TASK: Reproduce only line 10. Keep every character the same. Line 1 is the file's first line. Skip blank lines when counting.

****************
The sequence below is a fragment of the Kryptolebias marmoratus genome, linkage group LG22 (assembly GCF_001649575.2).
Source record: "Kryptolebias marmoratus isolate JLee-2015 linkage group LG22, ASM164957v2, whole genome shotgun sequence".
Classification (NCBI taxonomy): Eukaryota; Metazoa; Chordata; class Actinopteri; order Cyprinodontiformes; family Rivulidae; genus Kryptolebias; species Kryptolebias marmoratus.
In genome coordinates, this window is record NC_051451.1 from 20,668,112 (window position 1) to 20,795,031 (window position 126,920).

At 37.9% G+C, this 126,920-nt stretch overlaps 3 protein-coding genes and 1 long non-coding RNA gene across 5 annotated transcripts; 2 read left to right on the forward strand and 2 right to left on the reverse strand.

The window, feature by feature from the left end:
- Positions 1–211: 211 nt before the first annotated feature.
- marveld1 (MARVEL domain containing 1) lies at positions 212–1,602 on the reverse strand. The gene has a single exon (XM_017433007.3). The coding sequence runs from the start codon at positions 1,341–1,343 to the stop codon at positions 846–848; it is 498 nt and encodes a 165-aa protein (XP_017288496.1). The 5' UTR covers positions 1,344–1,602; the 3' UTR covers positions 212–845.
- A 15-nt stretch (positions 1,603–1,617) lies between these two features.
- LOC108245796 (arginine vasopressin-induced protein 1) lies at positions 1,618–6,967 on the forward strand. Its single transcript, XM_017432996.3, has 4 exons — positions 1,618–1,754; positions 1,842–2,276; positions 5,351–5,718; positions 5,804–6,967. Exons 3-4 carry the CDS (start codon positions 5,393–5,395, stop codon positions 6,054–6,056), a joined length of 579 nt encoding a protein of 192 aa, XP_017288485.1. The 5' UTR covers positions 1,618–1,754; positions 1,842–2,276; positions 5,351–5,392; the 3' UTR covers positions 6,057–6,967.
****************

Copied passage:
- LOC108245796 (arginine vasopressin-induced protein 1) lies at positions 1,618–6,967 on the forward strand. Its single transcript, XM_017432996.3, has 4 exons — positions 1,618–1,754; positions 1,842–2,276; positions 5,351–5,718; positions 5,804–6,967. Exons 3-4 carry the CDS (start codon positions 5,393–5,395, stop codon positions 6,054–6,056), a joined length of 579 nt encoding a protein of 192 aa, XP_017288485.1. The 5' UTR covers positions 1,618–1,754; positions 1,842–2,276; positions 5,351–5,392; the 3' UTR covers positions 6,057–6,967.